My bus trip from BKK to Cambodia cost 300 Baht (about ten Canadian dollars) and took about 10 hours including waiting time, not a bad trip overall considering it included a border crossing as well. I met some cool British girls and a German girl on my bus trip over there, as well – me and the Brits ended up doing all of Cambodia together! Our journey started by Minibus to the border, we had the tour company arrange our visas, at an inflated price but it saved the hassle of trying to figure it out myself. It cost a thousand Baht (33 bucks) and I needed an additional passport picture to get into Cambodia as well.
We crossed the border without mishap, you could immediately notice a difference between the two countries. In Thailand the roads were populated with trucks and minibuses, in Cambodia there were hand carts being pushed by people, and tons more motorcycles. We boarded a creaky bus to the main Bus Terminal, and waited there for two hours as our bus filled in (slowly) with tourists. Another three-hour bus ride got us from the border to Siem Reap relatively painlessly.
The town was lit up for an evening of party debauchery – we were accosted at every turn by overly friendly tuk-tuk drivers, massage ladies, and shopkeepers as we tried to get our bearings and figure out where our hostel was. Turns out it was a short tuk tuk ride away, across the river and separated from the noise of the main tourist area. Still walkable though, but my favourite way to get around was riding sidesaddle on the back of a moto, which would set you back about a dollar to get anywhere in town very fast! After finding our little 6 bed dorm in Angkor Thom Guesthouse to be quite comfy, we ventured out into the night and checked out The Red Piano, where Angelina Jolie created a cocktail while filming her flick Tomb Raider a few years ago. The food was delicious and prompt too!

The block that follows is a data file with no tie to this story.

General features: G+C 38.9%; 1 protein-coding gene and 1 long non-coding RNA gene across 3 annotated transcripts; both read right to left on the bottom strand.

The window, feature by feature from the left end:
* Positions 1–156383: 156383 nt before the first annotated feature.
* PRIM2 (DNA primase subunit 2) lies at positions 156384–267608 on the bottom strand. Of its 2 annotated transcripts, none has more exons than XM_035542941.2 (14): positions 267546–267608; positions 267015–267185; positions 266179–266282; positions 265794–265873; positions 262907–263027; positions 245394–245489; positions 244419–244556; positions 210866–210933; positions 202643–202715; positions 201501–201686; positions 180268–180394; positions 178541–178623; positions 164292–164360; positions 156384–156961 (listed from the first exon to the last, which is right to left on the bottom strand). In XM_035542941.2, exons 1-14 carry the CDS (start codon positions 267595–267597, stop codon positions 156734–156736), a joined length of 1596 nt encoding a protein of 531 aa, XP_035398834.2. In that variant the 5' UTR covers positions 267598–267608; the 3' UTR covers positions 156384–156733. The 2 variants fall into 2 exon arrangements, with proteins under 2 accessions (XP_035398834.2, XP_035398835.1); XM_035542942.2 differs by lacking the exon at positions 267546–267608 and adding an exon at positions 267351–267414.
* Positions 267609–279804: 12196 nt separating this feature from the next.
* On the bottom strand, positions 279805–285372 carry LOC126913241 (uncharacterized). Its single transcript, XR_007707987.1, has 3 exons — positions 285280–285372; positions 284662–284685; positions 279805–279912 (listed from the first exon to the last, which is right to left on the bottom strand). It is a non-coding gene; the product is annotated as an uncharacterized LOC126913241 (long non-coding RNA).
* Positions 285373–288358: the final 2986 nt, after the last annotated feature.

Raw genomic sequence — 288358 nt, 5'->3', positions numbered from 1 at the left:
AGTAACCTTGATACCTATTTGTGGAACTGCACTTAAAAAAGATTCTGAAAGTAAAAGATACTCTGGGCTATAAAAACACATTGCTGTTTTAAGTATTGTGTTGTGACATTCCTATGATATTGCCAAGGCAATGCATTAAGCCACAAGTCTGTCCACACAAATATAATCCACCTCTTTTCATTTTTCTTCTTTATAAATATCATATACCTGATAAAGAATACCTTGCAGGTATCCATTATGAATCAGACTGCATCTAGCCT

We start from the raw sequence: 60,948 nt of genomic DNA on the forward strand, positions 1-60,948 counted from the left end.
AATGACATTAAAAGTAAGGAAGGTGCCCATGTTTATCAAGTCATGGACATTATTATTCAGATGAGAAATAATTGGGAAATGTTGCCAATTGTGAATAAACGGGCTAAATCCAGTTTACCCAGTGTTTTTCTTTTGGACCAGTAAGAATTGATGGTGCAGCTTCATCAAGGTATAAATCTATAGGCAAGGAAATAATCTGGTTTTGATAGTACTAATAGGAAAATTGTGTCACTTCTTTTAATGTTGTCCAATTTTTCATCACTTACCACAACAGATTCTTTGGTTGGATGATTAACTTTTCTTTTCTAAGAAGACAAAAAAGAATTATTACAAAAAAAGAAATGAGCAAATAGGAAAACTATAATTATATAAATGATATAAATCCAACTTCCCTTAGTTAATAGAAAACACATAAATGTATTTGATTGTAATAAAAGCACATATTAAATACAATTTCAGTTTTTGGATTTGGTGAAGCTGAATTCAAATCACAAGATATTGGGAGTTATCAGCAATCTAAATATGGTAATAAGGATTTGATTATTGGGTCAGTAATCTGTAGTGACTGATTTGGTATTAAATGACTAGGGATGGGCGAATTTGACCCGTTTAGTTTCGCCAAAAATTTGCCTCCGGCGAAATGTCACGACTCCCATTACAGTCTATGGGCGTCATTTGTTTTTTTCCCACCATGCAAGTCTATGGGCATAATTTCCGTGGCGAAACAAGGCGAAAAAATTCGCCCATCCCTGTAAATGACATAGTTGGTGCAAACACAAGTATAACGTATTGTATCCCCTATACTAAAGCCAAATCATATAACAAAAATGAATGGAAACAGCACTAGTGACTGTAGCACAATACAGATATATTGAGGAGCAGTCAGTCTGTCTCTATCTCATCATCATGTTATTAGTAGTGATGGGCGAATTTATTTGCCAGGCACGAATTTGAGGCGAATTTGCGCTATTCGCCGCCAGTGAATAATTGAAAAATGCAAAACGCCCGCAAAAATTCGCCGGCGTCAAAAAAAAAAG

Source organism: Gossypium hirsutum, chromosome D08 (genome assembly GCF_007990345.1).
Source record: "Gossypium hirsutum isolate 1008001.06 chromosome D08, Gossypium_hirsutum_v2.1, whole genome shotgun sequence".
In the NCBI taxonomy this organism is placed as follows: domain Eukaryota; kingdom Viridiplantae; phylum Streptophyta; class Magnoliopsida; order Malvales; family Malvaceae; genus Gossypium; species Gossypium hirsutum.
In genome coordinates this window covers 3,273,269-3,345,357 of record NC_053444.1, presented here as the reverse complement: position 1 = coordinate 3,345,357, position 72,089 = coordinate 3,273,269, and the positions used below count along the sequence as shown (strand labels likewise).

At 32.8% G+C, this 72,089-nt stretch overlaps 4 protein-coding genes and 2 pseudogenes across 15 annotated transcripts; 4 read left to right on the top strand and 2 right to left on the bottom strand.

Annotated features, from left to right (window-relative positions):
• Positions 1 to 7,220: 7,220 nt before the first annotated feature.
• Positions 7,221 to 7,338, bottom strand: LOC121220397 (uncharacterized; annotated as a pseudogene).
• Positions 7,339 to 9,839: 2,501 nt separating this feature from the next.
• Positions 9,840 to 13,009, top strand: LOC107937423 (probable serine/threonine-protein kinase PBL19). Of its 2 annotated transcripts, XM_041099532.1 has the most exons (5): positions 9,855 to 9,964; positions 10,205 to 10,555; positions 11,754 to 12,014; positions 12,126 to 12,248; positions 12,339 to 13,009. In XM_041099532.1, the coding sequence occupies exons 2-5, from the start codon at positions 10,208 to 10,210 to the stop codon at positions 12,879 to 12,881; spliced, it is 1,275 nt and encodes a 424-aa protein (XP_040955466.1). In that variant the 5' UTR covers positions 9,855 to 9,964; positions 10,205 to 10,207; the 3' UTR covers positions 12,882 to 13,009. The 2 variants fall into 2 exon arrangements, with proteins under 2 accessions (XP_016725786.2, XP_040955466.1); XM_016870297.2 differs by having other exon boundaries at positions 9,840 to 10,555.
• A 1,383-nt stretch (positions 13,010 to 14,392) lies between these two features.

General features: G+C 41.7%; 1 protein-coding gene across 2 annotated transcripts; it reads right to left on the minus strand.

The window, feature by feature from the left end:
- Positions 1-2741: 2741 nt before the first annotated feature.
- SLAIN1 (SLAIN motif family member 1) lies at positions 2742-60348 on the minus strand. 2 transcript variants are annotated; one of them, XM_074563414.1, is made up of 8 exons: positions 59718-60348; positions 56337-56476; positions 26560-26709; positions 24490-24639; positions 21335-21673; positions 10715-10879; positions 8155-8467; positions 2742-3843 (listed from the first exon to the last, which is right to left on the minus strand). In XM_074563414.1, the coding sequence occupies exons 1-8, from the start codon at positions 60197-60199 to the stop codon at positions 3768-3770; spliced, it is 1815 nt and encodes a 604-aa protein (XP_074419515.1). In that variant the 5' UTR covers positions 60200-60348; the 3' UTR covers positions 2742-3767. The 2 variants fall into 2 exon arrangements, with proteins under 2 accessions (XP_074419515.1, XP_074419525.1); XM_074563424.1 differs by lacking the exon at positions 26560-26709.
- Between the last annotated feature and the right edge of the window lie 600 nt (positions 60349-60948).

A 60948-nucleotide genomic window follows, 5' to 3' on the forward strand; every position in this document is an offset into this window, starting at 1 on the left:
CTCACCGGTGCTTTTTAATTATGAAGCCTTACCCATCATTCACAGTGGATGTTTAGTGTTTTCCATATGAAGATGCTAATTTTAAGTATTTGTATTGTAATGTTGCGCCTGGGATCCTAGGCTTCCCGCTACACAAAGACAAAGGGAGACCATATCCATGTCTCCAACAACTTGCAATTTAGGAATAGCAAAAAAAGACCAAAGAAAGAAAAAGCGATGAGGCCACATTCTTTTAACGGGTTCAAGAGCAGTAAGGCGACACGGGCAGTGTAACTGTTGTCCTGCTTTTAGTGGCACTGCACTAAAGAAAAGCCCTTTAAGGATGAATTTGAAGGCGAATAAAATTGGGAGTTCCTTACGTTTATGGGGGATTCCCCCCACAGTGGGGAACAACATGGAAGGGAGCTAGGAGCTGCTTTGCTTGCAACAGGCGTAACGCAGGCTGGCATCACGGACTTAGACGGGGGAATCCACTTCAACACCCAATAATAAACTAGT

Our journey took a lot of us, so we opted for an early night to get ready for some temple action the next day. Our friendly (aggressive) tuk tuk driver from the night before was parked outside of our guesthouse ready to pounce, so we got him to take us around the temple complex area for the day for $20US – 5 bucks a person. We also had to pay for tickets to the actual temple complex as well, a one day pass gave us access to all the temples, even though we only got to see three up close.
Our guide took us to see the “Tomb Raider” temple as he called it, which is named Ta Prohm and is famous for the ancient trees growing out of the ruins – the sunlight was pouring in on the day we visited and made for a spectacular viewing of the place! We were allowed to climb in an around the ruins on the platforms set up for tourists – we marvelled at the facet that we were allowed so much access and freedom to wander through such a sacred and ancient place. Us and every other Asian tourist group, of course 😛
Our “tour guide” tuk tuk driver took us to The Bayon next inside the bid temple complex, an impressive pile that featured many four-sided faces of the Buddha. – very serene. Our last stop was the actual temple of Angkor Wat. We wanted to catch the temple at sunset, and spent the last remaining daylight hours exploring the huge temple and grounds, imagining what it must have been like in its glory days. After a few attempts at catching the sunset in some memorable pictures, we headed to the NIght Market for delicious indian food and a night out at Angkor WHAT?! a tongue in cheek name for a sweet bar on Pub street. Dancing the night away is always a good end to the day, I think! We joined the touristy crowd and danced until the wee hours on the tables. It was a very fun day, to say the least!
- Siem Reap and Angkor WHAT??! (fearlessadventure.wordpress.com)
- Days 24 – 30 – Hello Cambodia!! (kazandrachinasia.wordpress.com)
- Bayon Shootouts and the Anti-Sunrise: Angkor Temples Part 1 (travvelsized.wordpress.com)